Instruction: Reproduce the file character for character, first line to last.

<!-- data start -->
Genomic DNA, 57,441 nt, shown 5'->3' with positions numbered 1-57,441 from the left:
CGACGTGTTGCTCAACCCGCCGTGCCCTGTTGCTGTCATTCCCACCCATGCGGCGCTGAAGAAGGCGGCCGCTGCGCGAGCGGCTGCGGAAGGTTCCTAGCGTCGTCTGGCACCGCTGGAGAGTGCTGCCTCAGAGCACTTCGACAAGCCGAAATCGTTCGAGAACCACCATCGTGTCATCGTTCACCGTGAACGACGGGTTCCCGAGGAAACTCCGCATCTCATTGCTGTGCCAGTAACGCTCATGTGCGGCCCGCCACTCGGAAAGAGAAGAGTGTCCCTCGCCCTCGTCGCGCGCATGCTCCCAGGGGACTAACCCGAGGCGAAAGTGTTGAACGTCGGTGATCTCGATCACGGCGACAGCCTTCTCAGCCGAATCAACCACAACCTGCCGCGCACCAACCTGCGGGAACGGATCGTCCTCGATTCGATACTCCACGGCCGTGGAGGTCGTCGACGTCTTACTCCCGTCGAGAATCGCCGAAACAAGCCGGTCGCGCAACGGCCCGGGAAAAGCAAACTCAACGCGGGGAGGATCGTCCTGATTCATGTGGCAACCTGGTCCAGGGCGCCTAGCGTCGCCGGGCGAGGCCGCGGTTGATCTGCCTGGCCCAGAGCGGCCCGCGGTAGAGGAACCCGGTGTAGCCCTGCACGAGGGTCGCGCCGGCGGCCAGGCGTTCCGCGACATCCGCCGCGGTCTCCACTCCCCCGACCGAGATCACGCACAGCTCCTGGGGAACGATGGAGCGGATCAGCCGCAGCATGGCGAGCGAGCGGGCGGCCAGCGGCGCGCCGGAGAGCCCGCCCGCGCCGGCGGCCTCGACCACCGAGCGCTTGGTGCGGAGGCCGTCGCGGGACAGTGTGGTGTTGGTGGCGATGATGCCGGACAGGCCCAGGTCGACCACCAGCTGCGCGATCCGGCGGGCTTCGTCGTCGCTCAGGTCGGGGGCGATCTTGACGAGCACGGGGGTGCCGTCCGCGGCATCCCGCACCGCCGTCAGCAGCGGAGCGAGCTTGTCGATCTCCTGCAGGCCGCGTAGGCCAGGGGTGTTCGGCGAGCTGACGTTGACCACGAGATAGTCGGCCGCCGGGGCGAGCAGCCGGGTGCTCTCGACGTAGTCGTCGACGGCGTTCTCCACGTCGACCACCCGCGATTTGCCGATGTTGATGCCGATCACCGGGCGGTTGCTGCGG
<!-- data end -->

Genomic DNA, 57,441 nt, shown 5'->3' with positions numbered 1-57,441 from the left:
CGACGTGTTGCTCAACCCGCCGTGCCCTGTTGCTGTCATTCCCACCCATGCGGCGCTGAAGAAGGCGGCCGCTGCGCGAGCGGCTGCGGAAGGTTCCTAGCGTCGTCTGGCACCGCTGGAGAGTGCTGCCTCAGAGCACTTCGACAAGCCGAAATCGTTCGAGAACCACCATCGTGTCATCGTTCACCGTGAACGACGGGTTCCCGAGGAAACTCCGCATCTCATTGCTGTGCCAGTAACGCTCATGTGCGGCCCGCCACTCGGAAAGAGAAGAGTGTCCCTCGCCCTCGTCGCGCGCATGCTCCCAGGGGACTAACCCGAGGCGAAAGTGTTGAACGTCGGTGATCTCGATCACGGCGACAGCCTTCTCAGCCGAATCAACCACAACCTGCCGCGCACCAACCTGCGGGAACGGATCGTCCTCGATTCGATACTCCACGGCCGTGGAGGTCGTCGACGTCTTACTCCCGTCGAGAATCGCCGAAACAAGCCGGTCGCGCAACGGCCCGGGAAAAGCAAACTCAACGCGGGGAGGATCGTCCTGATTCATGTGGCAACCTGGTCCAGGGCGCCTAGCGTCGCCGGGCGAGGCCGCGGTTGATCTGCCTGGCCCAGAGCGGCCCGCGGTAGAGGAACCCGGTGTAGCCCTGCACGAGGGTCGCGCCGGCGGCCAGGCGTTCCGCGACATCCGCCGCGGTCTCCACTCCCCCGACCGAGATCACGCACAGCTCCTGGGGAACGATGGAGCGGATCAGCCGCAGCATGGCGAGCGAGCGGGCGGCCAGCGGCGCGCCGGAGAGCCCGCCCGCGCCGGCGGCCTCGACCACCGAGCGCTTGGTGCGGAGGCCGTCGCGGGACAGTGTGGTGTTGGTGGCGATGATGCCGGACAGGCCCAGGTCGACCACCAGCTGCGCGATCCGGCGGGCTTCGTCGTCGCTCAGGTCGGGGGCGATCTTGACGAGCACGGGGGTGCCGTCCGCGGCATCCCGCACCGCCGTCAGCAGCGGAGCGAGCTTGTCGATCTCCTGCAGGCCGCGTAGGCCAGGGGTGTTCGGCGAGCTGACGTTGACCACGAGATAGTCGGCCGCCGGGGCGAGCAGCCGGGTGCTCTCGACGTAGTCGTCGACGGCGTTCTCCACGTCGACCACCCGCGATTTGCCGATGTTGATGCCGATCACCGGGCGGTTGCTGCGG